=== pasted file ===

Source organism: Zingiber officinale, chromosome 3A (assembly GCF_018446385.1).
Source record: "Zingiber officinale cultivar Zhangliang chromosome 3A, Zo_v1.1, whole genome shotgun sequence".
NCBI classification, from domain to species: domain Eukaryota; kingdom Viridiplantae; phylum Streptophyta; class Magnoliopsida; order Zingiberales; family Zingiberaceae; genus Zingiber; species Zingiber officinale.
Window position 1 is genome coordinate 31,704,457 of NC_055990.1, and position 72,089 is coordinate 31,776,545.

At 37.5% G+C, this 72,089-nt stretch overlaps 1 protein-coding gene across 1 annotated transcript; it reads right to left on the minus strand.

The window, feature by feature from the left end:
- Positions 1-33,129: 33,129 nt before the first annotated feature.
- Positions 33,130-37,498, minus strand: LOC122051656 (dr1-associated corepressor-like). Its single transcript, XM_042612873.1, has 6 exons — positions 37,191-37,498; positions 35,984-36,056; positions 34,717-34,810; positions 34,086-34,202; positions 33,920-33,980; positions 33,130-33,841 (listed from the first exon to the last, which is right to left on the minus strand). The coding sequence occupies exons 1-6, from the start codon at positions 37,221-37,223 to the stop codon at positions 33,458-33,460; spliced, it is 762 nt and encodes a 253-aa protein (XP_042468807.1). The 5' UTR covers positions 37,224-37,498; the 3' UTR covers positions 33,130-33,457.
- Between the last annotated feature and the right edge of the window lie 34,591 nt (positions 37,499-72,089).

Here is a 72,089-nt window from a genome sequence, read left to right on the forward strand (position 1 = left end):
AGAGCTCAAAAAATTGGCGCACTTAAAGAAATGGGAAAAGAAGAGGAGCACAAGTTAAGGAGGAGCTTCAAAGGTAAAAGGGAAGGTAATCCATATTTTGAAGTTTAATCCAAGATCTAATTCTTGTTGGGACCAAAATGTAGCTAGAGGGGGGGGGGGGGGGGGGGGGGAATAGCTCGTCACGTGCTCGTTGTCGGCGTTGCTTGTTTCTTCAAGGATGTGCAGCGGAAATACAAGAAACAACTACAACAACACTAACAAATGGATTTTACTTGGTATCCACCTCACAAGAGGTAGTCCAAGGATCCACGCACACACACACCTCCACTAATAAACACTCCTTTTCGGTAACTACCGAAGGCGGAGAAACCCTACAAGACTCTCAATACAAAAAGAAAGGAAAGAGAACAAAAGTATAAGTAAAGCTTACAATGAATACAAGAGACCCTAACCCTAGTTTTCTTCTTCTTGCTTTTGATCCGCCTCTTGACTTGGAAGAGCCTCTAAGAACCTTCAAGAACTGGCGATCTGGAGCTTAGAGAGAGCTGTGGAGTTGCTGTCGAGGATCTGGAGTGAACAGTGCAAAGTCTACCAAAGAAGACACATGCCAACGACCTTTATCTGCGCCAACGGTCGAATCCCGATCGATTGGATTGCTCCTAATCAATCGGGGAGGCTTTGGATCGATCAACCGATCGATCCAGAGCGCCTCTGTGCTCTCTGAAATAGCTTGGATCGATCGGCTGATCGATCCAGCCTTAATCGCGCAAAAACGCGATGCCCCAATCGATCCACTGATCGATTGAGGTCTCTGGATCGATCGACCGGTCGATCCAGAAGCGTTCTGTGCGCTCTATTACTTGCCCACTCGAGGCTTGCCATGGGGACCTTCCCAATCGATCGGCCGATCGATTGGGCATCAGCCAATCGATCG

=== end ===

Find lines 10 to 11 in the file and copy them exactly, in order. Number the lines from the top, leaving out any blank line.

Here is a 72,089-nt window from a genome sequence, read left to right on the forward strand (position 1 = left end):
AGAGCTCAAAAAATTGGCGCACTTAAAGAAATGGGAAAAGAAGAGGAGCACAAGTTAAGGAGGAGCTTCAAAGGTAAAAGGGAAGGTAATCCATATTTTGAAGTTTAATCCAAGATCTAATTCTTGTTGGGACCAAAATGTAGCTAGAGGGGGGGGGGGGGGGGGGGGGGAATAGCTCGTCACGTGCTCGTTGTCGGCGTTGCTTGTTTCTTCAAGGATGTGCAGCGGAAATACAAGAAACAACTACAACAACACTAACAAATGGATTTTACTTGGTATCCACCTCACAAGAGGTAGTCCAAGGATCCACGCACACACACACCTCCACTAATAAACACTCCTTTTCGGTAACTACCGAAGGCGGAGAAACCCTACAAGACTCTCAATACAAAAAGAAAGGAAAGAGAACAAAAGTATAAGTAAAGCTTACAATGAATACAAGAGACCCTAACCCTAGTTTTCTTCTTCTTGCTTTTGATCCGCCTCTTGACTTGGAAGAGCCTCTAAGAACCTTCAAGAACTGGCGATCTGGAGCTTAGAGAGAGCTGTGGAGTTGCTGTCGAGGATCTGGAGTGAACAGTGCAAAGTCTACCAAAGAAGACACATGCCAACGACCTTTATCTGCGCCAACGGTCGAATCCCGATCGATTGGATTGCTCCTAATCAATCGGGGAGGCTTTGGATCGATCAACCGATCGATCCAGAGCGCCTCTGTGCTCTCTGAAATAGCTTGGATCGATCGGCTGATCGATCCAGCCTTAATCGCGCAAAAACGCGATGCCCCAATCGATCCACTGATCGATTGAGGTCTCTGGATCGATCGACCGGTCGATCCAGAAGCGTTCTGTGCGCTCTATTACTTGCCCACTCGAGGCTTGCCATGGGGACCTTCCCAATCGATCGGCCGATCGATTGGGCATCAGCCAATCGATCG